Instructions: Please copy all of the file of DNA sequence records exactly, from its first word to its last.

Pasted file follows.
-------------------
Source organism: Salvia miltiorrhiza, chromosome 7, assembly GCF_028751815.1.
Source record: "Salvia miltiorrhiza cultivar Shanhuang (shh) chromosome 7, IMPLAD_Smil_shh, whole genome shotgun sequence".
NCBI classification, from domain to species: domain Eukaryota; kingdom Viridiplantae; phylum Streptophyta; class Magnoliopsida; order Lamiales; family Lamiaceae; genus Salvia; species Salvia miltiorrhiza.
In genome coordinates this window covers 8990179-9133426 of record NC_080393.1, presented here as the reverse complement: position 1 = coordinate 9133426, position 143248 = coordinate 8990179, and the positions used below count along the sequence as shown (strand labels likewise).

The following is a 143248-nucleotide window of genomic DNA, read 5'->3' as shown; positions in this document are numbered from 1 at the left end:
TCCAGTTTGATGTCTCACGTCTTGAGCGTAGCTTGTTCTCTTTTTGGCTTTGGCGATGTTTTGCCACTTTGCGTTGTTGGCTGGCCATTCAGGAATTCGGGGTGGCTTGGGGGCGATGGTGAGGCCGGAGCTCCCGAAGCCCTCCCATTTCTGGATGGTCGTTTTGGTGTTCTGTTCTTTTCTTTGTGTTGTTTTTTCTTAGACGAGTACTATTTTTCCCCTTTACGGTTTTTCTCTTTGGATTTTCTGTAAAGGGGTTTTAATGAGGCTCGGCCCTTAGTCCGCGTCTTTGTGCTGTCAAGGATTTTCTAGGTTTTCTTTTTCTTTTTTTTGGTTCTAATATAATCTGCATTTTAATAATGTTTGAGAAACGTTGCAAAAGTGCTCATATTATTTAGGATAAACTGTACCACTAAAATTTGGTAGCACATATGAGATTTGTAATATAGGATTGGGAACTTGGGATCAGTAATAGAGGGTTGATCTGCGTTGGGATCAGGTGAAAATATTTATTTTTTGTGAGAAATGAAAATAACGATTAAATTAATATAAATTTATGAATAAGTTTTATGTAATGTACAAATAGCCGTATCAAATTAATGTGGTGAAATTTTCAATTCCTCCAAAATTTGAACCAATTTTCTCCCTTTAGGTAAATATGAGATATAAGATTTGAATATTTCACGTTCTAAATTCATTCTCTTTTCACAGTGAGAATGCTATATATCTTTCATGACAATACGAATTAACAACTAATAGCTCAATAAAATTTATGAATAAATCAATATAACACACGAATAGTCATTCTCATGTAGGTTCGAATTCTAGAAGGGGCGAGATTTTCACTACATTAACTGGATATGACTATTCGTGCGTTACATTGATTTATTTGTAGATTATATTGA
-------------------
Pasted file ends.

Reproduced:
Source organism: Salvia miltiorrhiza, chromosome 7, assembly GCF_028751815.1.
Source record: "Salvia miltiorrhiza cultivar Shanhuang (shh) chromosome 7, IMPLAD_Smil_shh, whole genome shotgun sequence".
NCBI classification, from domain to species: domain Eukaryota; kingdom Viridiplantae; phylum Streptophyta; class Magnoliopsida; order Lamiales; family Lamiaceae; genus Salvia; species Salvia miltiorrhiza.
In genome coordinates this window covers 8990179-9133426 of record NC_080393.1, presented here as the reverse complement: position 1 = coordinate 9133426, position 143248 = coordinate 8990179, and the positions used below count along the sequence as shown (strand labels likewise).

The following is a 143248-nucleotide window of genomic DNA, read 5'->3' as shown; positions in this document are numbered from 1 at the left end:
TCCAGTTTGATGTCTCACGTCTTGAGCGTAGCTTGTTCTCTTTTTGGCTTTGGCGATGTTTTGCCACTTTGCGTTGTTGGCTGGCCATTCAGGAATTCGGGGTGGCTTGGGGGCGATGGTGAGGCCGGAGCTCCCGAAGCCCTCCCATTTCTGGATGGTCGTTTTGGTGTTCTGTTCTTTTCTTTGTGTTGTTTTTTCTTAGACGAGTACTATTTTTCCCCTTTACGGTTTTTCTCTTTGGATTTTCTGTAAAGGGGTTTTAATGAGGCTCGGCCCTTAGTCCGCGTCTTTGTGCTGTCAAGGATTTTCTAGGTTTTCTTTTTCTTTTTTTTGGTTCTAATATAATCTGCATTTTAATAATGTTTGAGAAACGTTGCAAAAGTGCTCATATTATTTAGGATAAACTGTACCACTAAAATTTGGTAGCACATATGAGATTTGTAATATAGGATTGGGAACTTGGGATCAGTAATAGAGGGTTGATCTGCGTTGGGATCAGGTGAAAATATTTATTTTTTGTGAGAAATGAAAATAACGATTAAATTAATATAAATTTATGAATAAGTTTTATGTAATGTACAAATAGCCGTATCAAATTAATGTGGTGAAATTTTCAATTCCTCCAAAATTTGAACCAATTTTCTCCCTTTAGGTAAATATGAGATATAAGATTTGAATATTTCACGTTCTAAATTCATTCTCTTTTCACAGTGAGAATGCTATATATCTTTCATGACAATACGAATTAACAACTAATAGCTCAATAAAATTTATGAATAAATCAATATAACACACGAATAGTCATTCTCATGTAGGTTCGAATTCTAGAAGGGGCGAGATTTTCACTACATTAACTGGATATGACTATTCGTGCGTTACATTGATTTATTTGTAGATTATATTGA